Room With a View: Kidman on Broadway

Special Features   Room With a View: Kidman on Broadway
Nicole Kidman, her long red hair the color of autumn, is standing in her dressing room making tea. Her blue eyes sparkling, she turns her willowy 5-foot-10-inch movie-goddess body and smiles at her visitor. “Would you like a cup of Earl Grey?” she asks.
Nicole Kidman and Iain Glen in The Blue Room.
Nicole Kidman and Iain Glen in The Blue Room. Photo by Photo by Joan Marcus

Nicole Kidman, her long red hair the color of autumn, is standing in her dressing room making tea. Her blue eyes sparkling, she turns her willowy 5-foot-10-inch movie-goddess body and smiles at her visitor. “Would you like a cup of Earl Grey?” she asks.

The question seems appropriate, because this season the talented 31 year-old Australian actress has been a perfect cup of tea for wildly appreciative audiences in London and New York. After a critically hailed run at London’s Donmar Warehouse -- where she won an Evening Standard Award for attracting people to the theatre -- Kidman is starring on Broadway at the Cort Theatre in The Blue Room.

The play, directed by Sam Mendes, is an adaptation by David Hare (Skylight, The Judas Kiss) of La Ronde , the classic and bitterly comic turn-of-the-century Viennese play by Arthur Schnitzler about love, sex and the randomly impersonal couplings and uncouplings that can characterize male-female relationships.

Kidman and her co-star, Iain Glen, each portray five characters in pursuit or in terror of the perfect connection. She is, in turn, a streetwalker, an au pair, a married woman, a young model and a star actress. And in one of those roles, for three fleeting seconds that have engendered more press than many entire productions receive, she appears onstage totally nude.

"It’s a very small part of the play," Kidman says. "The idea came from character. Iain said he felt that his character, the playwright, would walk around naked. I play a young model, and I responded, `What if you dress her?' There’s something tender about it. It’s not meant to be erotic. He puts on her panties and her little cardigan -- and obviously if someone is going to dress you, you have to be naked." Kidman admits that at first she had reservations about adopting her artistic suggestion. "I was a bit embarrassed, but once you get locked in your character, it’s far easier than doing nudity in film. You’re not surrounded by lots of cameras and crew. You’re just in the scene with the other actor, and you can get lost in your character far more easily than you can on film."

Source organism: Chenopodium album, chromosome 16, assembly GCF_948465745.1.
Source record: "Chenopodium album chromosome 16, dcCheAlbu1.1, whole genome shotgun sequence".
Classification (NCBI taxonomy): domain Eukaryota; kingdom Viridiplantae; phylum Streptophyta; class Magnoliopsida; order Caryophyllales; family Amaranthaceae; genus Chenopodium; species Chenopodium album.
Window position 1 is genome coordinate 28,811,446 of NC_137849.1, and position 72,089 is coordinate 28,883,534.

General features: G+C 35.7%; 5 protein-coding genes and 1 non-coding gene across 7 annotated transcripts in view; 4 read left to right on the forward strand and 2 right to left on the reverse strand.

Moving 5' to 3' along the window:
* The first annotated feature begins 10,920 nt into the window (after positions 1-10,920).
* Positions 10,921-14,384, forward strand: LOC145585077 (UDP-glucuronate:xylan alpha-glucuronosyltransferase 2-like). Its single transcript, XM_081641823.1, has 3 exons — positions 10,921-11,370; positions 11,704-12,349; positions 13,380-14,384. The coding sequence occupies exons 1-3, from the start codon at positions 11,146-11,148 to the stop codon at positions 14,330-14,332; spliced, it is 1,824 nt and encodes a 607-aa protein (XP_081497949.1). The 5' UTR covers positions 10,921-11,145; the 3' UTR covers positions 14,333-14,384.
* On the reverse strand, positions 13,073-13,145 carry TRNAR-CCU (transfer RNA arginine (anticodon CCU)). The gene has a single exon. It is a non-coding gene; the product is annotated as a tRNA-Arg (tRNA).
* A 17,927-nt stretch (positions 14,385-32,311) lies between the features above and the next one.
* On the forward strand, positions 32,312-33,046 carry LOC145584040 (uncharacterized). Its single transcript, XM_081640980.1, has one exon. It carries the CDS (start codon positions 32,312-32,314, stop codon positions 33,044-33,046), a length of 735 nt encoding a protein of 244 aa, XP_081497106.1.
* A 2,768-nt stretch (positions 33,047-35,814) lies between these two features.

The idea for The Blue Room was born in London, where Kidman and her husband, Tom Cruise, spent the greater part of a year and a half making their next film, Eyes Wide Shut , the director Stanley Kubrick’s much-anticipated tale of sexual obsession and jealousy. The playwright Patrick Marber introduced Kidman to Mendes, the artistic director of the Donmar Warehouse.

"Sam gave me some ideas of what he was interested in doing, and one was adapting La Ronde," Kidman says. “He said David Hare was interested in it. I had seen almost every play David had written, and I couldn’t ask for anything better. I had been wanting for a long time to work on the stage again, but I didn’t want anything too big. I wanted to work someplace like the Donmar, a small experimental theatre. I liked the atmosphere."

The themes of The Blue Room also appealed to her. "They’re universal. They hold up today in terms of what people will do to get sex, the ways in which they will change their identities to get what they want -- the ways in which people are constantly searching, and how things can change so dramatically after sex. The lure and the power of sex are so interesting -- how instead of making people feel closer, sex can often repel them or can create great pathos. The emotions are all heightened and extreme. That’s what I, as an actress, liked about it."

Kidman was born in Honolulu to Australian parents and lived for a while in Washington, but her father, a biochemist, and her mother, a nursing instructor, moved the family to Sydney when she was four. "I went to a drama school where theatre was the most important thing. I wanted to be on the stage. My parents always took me to the theatre. They were involved in amateur musical societies while I was growing up and would do shows like Oklahoma! and The Sound of Music."

But then at age 14 she was cast in an Australian film, Bush Christmas -- "I played a freckle-faced ruffian" -- and her movie career began. That career has so far included Days of Thunder, Far and Away, Batman Forever, Portrait of a Lady, To Die For -- for which she won a Golden Globe Award as Best Actress -- and the recent Practical Magic , with Sandra Bullock.

When The Blue Room ends in March, she, Cruise and their two children will be off to Australia, where Cruise is to film Mission Impossible 2 . "I’ll get to be at home with my mom, dad and sister, and I’m going to do a lot of cooking, because I like to cook.”

One other things she may do in Australia in late 1999 is a production of Strindberg’s Miss Julie. "I’ve been studying the play for a couple of years, and I find the psychology of the character fascinating. It’s a very difficult play. In some ways that makes me more attracted to it."

For now, though, there is no doubt that audiences are very attracted to Kidman. One critic in London called her performance in The Blue Room “pure theatrical Viagra."

"I felt slightly embarrassed when I read that," she says with a laugh. "I felt that I don’t live up to it."

But as thousands of happy theatregoers will attest, live up to it she does.

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